Winchester, Va.-based Trex is a $350 million, publicly-held company that manufactures wood-plastic composite decking, railing, fencing and trim. It started as a division of Mobil Oil in 1992, went public in 1999, and currently has two operating facilities in Virginia and Nevada. The products are made from a wood-plastic composite blend between recycled polyethylene and wood fiber. President and CEO Ronald Kaplan discusses his view on the growing market.
Why did Mobil focus into decking?
From my understanding, Mobil had developed an application for recycled polyethylene (PE) and based on the behavior characteristics of the product – it doesn’t warp, splinter, or rot – it seemed like a perfect application for an outdoor material used to make decks. Wooden decks normally start to rot after six to seven years, but this material enables us to give a 25-year guarantee. There are 40 million wooden decks that are all going to rot, which dissatisfies homeowners, and that’s our market.
What is the market share of composites?
In terms of dollars, about 25 percent of the total decking market. Every year, it goes up a couple of percentage points.
How has the green movement affected business?
We use focus groups to determine what’s important to customers. The green issue used to be number seven or eight in the list of priorities, and now it’s number three behind aesthetics and maintenance. It’s moving up, and our advertising reflects that. All of our competition uses virgin polyethylene, and we use a recycled product. No trees are cut down, and no oil is purchased from the Middle East, which is becoming more of a buying decision factor for the public.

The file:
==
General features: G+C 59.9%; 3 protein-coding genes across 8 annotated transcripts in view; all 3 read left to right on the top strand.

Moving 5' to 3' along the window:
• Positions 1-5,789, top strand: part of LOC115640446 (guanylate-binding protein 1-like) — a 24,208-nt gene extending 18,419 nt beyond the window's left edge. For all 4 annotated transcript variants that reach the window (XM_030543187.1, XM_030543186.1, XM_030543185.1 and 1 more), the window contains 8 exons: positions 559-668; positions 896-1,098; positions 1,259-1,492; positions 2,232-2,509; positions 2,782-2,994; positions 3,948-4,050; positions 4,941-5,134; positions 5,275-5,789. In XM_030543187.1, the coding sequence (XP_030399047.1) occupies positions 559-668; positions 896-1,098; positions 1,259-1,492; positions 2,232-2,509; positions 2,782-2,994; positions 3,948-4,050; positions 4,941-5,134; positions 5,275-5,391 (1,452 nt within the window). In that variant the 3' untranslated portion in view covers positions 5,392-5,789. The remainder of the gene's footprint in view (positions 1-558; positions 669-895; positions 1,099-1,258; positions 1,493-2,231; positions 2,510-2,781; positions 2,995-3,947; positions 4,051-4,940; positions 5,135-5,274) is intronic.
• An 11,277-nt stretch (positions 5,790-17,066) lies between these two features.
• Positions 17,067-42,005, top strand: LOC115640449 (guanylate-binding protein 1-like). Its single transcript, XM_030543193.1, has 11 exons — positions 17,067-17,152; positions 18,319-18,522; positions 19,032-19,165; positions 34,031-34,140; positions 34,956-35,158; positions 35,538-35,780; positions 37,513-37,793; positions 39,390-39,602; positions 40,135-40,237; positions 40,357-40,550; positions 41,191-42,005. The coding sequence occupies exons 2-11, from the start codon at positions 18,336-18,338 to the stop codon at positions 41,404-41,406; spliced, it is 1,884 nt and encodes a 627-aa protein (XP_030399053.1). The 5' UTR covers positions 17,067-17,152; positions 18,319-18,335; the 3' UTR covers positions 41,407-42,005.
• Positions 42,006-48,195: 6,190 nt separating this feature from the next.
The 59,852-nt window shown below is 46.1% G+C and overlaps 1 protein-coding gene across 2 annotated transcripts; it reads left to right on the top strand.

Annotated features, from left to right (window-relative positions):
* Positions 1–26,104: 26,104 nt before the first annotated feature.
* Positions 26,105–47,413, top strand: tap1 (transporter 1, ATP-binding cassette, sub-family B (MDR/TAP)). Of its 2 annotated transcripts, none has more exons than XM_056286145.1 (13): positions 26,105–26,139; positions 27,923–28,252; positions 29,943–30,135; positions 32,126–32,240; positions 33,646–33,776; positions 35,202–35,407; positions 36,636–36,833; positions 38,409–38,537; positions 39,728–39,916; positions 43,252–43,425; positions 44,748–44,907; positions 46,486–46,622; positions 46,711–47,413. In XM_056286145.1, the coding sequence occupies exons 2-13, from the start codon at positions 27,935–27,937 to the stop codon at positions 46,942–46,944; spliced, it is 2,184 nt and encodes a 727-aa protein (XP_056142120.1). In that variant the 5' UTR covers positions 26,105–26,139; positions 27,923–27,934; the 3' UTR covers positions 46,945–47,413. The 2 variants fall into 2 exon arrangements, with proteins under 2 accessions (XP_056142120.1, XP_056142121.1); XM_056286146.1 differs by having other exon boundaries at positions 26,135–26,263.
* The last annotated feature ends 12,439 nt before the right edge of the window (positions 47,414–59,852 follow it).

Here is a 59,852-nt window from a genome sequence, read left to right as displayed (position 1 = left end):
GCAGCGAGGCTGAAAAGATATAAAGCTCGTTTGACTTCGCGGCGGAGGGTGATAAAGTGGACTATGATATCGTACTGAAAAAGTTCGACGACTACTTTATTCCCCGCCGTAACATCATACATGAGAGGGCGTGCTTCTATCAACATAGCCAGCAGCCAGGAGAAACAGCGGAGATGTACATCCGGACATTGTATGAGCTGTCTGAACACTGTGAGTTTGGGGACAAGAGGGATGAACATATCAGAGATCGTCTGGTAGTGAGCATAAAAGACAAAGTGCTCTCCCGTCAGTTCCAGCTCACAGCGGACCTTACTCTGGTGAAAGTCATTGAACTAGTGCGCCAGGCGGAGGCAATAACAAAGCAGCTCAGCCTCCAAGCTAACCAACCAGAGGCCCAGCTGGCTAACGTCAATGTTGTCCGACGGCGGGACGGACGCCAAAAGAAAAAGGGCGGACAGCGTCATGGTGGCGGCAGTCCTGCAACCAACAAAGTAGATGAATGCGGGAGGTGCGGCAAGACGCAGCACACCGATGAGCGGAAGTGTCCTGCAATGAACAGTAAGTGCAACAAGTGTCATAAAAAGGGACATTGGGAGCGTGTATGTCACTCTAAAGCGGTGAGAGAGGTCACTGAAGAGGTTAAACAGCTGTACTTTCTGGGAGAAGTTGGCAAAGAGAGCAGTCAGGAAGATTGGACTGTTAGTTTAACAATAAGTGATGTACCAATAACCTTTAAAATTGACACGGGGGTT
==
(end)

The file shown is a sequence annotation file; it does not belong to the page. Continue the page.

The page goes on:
How are those focus groups conducted?
We did it on both coasts. We hire an outside independent agency that tests homeowners who are likely to buy a deck. We videotape the focus groups and collate their answers and so on.
What questions do you get about the product?
People wonder if it will rot, splinter, or fade. Another big concern is price. They primarily want to know the difference between composite and wood and why it’s worth the additional price. We tell them it’s worth it because it requires no additional maintenance (sanding and staining) and their kids won’t come in with splinters in their foot. I say, if you want to spend your weekends enjoying/working on your deck, how you spend your time will determine how you spend your money.
What are some obstacles to expanding composites?
Primarily cost. It is more expensive than wood, so it appeals to people at the higher-income level and people who put more of an emphasis on aesthetics with low maintenance. On a standalone basis, board versus board, it’s probably about triple the cost if you were going to do it yourself. If you had it installed, it’s about a 25 percent differential. Most of the money is in the labor. Decks can go anywhere from $15,000 to $250,000, but the average is in the $35,000 to $40,000 range.
How does the manufacturing of these decks differ from wood?
Wood just grows, and all you have to do is saw it. We buy the sawdust and make it into wood flour then combine the two, heat it, and extrude it. For composite on the other hand, we buy the recycled PE and chop it up, sort it and densify it. One of the beauties of the product is that it’s as workable as wood to install.
What is your research and development like?
We have about 15 engineers in the department. Our R&D is driven by our marketing research and we determine where there are niches in the marketplace for unmet demand. We give a specification to the R&D department. We have periodic meetings to assess whether or not the project goes to the next phase. The senior manager makes decisions on progressing projects, and ultimately if we do decide to go through, we’ll develop the product and launch it.
What applications are growing?
Our decking has always been the most popular product, but the fastest-growing product is our railing. People want decks that create an “envy factor.” They want to individualize their decks, which includes matching railing. We have developed many different color schemes and options, so each deck can look different from others.